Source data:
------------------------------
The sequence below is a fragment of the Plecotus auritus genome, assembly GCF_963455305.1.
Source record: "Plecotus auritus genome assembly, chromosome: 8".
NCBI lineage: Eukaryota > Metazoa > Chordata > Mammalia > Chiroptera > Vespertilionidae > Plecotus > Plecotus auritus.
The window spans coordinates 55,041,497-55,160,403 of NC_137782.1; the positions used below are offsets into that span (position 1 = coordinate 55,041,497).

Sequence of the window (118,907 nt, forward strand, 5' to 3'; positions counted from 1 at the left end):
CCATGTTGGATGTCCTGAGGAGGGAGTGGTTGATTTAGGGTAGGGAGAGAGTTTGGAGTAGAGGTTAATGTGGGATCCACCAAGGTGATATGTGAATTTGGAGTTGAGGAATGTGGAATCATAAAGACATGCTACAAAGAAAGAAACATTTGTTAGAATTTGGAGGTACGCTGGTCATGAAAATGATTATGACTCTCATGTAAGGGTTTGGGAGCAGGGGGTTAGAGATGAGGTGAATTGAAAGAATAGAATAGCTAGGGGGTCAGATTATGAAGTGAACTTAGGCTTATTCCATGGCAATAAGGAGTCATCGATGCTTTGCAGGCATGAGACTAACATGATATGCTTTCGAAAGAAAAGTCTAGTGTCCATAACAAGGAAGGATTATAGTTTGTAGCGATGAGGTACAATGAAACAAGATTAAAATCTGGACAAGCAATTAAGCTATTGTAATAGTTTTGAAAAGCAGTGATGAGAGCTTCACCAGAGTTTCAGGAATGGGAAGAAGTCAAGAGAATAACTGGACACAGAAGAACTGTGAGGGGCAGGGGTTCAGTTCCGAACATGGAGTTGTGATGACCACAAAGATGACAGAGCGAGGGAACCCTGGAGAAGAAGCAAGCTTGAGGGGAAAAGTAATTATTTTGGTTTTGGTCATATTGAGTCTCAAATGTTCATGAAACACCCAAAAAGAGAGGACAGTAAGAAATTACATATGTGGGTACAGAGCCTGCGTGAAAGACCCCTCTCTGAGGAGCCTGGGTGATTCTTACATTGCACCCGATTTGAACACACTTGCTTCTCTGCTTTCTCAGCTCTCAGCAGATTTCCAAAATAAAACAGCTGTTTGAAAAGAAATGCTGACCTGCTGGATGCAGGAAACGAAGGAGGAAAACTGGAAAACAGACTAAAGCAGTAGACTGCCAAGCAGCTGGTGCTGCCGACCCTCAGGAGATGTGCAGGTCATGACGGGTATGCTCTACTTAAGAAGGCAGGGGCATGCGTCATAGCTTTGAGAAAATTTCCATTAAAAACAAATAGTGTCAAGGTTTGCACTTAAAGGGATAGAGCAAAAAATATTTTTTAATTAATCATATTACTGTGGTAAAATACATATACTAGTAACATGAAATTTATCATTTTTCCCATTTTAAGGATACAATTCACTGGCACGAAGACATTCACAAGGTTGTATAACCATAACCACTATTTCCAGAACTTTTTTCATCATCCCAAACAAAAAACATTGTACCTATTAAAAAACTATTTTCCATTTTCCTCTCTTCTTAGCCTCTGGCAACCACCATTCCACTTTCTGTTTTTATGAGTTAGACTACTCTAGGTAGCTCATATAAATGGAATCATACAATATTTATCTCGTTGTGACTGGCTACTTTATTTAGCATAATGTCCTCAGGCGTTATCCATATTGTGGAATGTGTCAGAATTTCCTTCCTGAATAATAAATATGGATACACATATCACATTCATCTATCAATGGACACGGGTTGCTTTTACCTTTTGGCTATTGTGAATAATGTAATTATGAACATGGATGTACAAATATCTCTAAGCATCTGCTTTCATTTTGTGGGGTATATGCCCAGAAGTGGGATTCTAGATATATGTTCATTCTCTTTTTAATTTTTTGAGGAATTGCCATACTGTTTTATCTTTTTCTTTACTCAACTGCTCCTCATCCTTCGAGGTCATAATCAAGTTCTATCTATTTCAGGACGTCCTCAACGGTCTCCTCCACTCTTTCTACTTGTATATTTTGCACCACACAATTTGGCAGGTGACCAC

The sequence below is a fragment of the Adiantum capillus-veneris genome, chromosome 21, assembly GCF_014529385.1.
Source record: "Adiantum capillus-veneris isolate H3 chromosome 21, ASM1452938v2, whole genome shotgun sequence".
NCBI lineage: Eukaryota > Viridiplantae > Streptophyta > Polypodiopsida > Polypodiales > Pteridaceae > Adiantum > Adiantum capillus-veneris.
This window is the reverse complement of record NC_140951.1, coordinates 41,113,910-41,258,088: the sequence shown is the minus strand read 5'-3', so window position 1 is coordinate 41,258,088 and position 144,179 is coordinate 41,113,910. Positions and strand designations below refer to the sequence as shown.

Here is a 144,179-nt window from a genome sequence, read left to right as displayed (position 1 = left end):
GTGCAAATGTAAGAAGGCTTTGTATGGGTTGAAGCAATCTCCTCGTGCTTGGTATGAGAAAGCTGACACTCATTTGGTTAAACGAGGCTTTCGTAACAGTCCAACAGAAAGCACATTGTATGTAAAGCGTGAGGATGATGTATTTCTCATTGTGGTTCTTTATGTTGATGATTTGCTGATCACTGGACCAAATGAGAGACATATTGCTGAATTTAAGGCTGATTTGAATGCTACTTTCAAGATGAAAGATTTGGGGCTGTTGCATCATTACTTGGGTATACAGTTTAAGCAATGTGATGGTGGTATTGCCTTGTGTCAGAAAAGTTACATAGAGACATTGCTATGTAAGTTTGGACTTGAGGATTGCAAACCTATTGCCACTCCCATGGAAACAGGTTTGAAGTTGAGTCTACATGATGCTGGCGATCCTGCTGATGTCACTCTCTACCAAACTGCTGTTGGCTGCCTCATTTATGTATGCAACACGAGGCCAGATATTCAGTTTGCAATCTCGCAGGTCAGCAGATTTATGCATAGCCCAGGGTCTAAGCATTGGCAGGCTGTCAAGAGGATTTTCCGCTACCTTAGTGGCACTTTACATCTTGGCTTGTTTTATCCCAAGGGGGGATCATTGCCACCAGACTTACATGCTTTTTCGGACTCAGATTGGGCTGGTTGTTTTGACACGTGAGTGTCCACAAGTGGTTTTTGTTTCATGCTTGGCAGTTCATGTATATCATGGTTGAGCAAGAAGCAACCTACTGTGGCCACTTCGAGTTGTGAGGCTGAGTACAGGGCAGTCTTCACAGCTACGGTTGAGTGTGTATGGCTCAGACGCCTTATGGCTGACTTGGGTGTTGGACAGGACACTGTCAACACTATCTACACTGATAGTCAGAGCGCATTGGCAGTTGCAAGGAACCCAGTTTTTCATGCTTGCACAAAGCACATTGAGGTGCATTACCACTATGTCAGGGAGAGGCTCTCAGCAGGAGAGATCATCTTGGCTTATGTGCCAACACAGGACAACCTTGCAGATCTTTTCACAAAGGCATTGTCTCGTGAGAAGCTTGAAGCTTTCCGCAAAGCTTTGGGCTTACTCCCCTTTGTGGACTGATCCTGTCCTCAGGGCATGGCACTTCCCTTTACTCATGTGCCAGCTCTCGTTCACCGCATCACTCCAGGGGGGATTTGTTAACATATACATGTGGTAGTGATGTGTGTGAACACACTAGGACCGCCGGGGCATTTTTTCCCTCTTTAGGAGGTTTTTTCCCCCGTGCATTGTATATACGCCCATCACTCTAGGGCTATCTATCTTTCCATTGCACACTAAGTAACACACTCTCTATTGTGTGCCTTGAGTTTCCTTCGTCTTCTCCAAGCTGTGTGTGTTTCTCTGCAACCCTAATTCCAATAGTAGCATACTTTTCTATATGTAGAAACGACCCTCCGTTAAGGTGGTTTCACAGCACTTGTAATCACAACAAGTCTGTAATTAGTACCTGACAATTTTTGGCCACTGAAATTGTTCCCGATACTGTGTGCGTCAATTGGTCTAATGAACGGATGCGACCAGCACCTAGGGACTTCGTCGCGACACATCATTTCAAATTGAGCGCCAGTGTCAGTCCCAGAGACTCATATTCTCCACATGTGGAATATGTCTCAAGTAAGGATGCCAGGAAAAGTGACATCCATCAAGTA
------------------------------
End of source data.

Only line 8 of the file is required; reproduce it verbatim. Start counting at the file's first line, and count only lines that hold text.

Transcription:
Source record: "Adiantum capillus-veneris isolate H3 chromosome 21, ASM1452938v2, whole genome shotgun sequence".